Thanks to the intrepid work of nursing home advocates, patients in long-term care facilities in Missouri can now be monitored via video in order to discourage abuse.
The Eudalays’ Story
The battle began in 2010, when Missouri resident Martha Eudalay found her husband, Tom, slumped over in a wheelchair at his nursing home, unresponsive. He had been left in a room with no air conditioning in the middle of July, and he was covered in urine and fecal matter.
Tom was hospitalized with a high fever and died a short time later. After her husband’s death, Eudalay began advocating for more electronic monitoring at nursing homes.
New Legislation to Prevent Nursing Home Abuse
The Authorized Electronic Monitoring in Long-Term Care Facilities Act went into effect on Aug. 28, 2020. The law allows nursing home residents or their legal representatives to install cameras in patients’ rooms.
David Terry, an attorney who practices personal injury law in St. Louis, said the law is long overdue.
“The law gives people an opportunity to keep closer tabs on their family members who are in a nursing home. Particularly in this time period of COVID, when family members have gone months without being able to see their loved ones.”
When the newly enacted bill went up for a vote, some lawmakers expressed concern that installing video cameras in patients’ rooms would violate their privacy. Therefore, the law requires that the patient, as well as others who may be in the room, consent to being recorded. Nursing home staff must be informed that they are being filmed as well.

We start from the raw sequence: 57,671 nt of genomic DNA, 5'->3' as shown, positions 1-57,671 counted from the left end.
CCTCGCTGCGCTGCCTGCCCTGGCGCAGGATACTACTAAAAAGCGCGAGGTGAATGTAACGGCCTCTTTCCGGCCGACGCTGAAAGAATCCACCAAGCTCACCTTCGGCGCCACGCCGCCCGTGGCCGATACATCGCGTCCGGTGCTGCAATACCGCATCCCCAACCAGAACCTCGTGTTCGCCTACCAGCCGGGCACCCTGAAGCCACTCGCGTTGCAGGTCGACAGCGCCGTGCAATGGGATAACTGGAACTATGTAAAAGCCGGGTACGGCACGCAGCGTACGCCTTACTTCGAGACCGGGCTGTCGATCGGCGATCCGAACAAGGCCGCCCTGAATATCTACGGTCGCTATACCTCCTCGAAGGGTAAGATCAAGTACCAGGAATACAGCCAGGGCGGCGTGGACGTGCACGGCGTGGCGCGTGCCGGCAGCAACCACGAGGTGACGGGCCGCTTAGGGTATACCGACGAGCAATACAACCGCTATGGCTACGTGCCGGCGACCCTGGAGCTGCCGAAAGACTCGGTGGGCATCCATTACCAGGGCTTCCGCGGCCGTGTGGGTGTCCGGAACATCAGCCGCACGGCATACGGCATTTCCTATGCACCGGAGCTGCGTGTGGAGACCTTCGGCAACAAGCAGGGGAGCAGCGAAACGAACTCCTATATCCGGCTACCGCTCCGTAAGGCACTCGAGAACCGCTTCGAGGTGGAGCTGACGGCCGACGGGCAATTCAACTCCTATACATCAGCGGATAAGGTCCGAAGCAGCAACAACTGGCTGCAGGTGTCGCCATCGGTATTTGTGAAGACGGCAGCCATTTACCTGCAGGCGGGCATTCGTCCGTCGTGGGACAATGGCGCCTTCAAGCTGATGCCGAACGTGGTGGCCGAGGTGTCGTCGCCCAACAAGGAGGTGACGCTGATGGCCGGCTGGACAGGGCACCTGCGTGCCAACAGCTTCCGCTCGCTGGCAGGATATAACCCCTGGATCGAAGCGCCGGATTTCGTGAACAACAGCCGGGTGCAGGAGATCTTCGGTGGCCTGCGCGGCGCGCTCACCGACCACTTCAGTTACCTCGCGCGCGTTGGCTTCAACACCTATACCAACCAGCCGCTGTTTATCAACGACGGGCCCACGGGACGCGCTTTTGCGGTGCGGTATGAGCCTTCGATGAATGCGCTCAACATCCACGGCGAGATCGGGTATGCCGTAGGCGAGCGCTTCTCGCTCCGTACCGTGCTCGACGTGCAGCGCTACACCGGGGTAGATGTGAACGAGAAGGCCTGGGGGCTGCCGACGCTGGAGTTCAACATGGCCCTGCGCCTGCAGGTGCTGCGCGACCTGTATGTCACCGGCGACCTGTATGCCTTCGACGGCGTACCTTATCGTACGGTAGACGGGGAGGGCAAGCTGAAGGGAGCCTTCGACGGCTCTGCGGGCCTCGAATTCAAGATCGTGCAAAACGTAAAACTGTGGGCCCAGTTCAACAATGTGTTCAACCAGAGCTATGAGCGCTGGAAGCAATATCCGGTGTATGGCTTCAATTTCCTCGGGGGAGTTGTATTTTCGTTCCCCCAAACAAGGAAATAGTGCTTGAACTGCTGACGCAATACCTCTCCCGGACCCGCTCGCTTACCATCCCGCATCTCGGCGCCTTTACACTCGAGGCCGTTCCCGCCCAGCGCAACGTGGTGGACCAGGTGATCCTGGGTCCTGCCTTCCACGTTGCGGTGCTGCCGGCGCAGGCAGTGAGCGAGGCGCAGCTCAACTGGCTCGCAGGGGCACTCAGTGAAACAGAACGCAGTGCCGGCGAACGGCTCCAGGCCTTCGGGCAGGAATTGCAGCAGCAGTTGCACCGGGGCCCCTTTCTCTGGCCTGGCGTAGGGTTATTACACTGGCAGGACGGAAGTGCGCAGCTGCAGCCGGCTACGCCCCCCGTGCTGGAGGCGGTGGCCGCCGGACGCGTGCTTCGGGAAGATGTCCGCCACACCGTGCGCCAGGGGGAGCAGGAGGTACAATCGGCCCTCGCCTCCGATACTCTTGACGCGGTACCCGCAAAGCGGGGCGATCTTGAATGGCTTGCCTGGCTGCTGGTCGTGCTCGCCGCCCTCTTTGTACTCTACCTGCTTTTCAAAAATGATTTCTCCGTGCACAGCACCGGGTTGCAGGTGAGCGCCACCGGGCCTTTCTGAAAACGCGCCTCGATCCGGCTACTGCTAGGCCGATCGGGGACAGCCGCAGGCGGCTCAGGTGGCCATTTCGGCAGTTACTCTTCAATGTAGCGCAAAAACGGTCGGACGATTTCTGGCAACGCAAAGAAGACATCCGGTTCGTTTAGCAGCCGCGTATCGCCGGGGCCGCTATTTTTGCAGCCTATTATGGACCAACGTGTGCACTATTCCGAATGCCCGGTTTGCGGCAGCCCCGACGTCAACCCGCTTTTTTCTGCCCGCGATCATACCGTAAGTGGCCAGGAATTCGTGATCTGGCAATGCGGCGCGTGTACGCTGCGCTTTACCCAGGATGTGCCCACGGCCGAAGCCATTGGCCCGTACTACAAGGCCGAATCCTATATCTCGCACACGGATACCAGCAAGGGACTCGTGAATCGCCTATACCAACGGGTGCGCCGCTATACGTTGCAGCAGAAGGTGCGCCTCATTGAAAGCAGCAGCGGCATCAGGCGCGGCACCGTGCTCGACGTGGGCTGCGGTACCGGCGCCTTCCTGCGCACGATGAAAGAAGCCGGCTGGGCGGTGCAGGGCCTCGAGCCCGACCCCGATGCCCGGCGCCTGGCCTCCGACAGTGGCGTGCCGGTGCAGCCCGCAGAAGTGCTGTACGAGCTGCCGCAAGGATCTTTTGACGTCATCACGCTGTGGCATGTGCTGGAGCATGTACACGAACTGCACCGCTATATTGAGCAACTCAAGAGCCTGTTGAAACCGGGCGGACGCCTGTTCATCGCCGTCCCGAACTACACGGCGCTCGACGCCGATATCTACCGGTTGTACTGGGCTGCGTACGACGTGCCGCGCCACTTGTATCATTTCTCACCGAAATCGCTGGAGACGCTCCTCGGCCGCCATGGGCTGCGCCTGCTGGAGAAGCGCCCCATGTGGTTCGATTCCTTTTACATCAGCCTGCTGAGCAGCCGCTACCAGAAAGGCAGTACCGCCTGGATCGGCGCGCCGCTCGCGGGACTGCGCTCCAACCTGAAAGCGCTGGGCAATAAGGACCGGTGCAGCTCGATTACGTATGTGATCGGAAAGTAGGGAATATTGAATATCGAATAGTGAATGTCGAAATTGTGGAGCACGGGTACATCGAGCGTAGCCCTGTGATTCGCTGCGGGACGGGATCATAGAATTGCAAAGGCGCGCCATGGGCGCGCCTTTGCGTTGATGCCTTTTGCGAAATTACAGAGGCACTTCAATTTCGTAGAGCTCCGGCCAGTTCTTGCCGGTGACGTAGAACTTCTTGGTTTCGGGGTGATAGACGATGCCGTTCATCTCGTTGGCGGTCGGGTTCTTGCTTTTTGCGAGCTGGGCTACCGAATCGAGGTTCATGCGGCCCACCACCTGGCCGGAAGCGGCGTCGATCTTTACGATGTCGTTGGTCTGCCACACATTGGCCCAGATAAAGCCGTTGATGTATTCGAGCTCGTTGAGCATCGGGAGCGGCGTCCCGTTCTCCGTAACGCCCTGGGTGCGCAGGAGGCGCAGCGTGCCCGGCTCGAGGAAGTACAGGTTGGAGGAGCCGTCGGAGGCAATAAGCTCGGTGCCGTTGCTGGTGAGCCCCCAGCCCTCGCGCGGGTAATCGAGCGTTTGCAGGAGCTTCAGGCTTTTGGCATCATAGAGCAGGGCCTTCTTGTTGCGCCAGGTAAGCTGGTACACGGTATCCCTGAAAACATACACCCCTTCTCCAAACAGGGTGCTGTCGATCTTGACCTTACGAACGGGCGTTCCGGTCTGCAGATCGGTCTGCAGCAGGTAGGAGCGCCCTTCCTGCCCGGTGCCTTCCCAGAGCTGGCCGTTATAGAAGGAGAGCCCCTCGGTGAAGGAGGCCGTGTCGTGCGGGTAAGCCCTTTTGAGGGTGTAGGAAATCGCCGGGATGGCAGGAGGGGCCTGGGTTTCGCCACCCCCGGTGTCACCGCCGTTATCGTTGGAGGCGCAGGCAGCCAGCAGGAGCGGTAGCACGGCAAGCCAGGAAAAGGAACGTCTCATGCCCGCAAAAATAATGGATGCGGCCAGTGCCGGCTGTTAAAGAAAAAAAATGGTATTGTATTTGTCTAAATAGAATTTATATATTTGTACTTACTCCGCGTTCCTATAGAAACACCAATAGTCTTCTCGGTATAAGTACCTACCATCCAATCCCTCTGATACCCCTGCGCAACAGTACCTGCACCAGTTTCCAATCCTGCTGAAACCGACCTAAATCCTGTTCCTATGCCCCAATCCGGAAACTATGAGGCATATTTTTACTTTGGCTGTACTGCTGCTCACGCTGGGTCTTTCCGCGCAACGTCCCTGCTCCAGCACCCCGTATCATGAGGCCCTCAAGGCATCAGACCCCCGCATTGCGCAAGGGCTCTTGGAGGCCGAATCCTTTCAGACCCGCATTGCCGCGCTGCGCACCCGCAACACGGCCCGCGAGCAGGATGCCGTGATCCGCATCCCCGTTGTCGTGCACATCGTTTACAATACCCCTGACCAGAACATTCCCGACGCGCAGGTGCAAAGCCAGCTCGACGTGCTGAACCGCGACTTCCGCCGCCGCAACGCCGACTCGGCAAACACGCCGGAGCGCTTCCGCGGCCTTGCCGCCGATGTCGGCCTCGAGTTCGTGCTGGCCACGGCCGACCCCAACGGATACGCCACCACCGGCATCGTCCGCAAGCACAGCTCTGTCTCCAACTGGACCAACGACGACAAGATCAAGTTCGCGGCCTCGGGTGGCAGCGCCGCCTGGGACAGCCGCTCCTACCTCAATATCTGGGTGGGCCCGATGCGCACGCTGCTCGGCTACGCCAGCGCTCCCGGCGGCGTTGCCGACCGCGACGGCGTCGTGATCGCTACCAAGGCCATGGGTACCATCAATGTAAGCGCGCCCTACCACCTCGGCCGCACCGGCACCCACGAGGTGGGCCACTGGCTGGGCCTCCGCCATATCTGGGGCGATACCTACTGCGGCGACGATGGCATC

Elder Abuse Statistics
These laws are much-needed, as disturbing statistics about nursing home abuse and elder abuse reveal these are widespread problems. According to the Nonprofit group Nursing Home Abuse Justice, “As many as 5,000,000 elders are abused each year. It is thought that 1 in 10 elders over the age of 60 have been abused. One study reported that as many as 24.3% of residents experienced at least one instance of physical abuse while in a nursing home…Another study estimates only 1 in 14 incidents of elder abuse are formally reported.”
“Every year, families across the United States make the difficult decision to place their elderly loved ones in nursing homes and extended care facilities. Seniors make the move into long-term care facilities due to deteriorating health and the need for assistance, care and support,” Nursing Home Abuse Justice reports. “Sons, daughters and grandchildren—and seniors themselves—generally assume that high standards of attention, care and treatment will be met with professionalism and compassion. Unfortunately, many nursing homes and care facilities fail to provide the minimum standard of care assumed by residents and their relatives. Instead, abuse of many varieties is perpetrated against elderly residents of nursing homes. In many cases, it puts the individual’s life at risk. Abuse can result in trauma, medical emergencies and even death.”
Take Action Against Nursing Home Abuse with Tittle & Perlmuter
While nursing home abuse is widespread, that doesn’t mean it should be tolerated. If your family member has been abused in a nursing home, give the attorneys at Tittle & Perlmuter a call. Our experienced and compassionate attorneys can guide you through the legal process in order to seek justice for your loved one.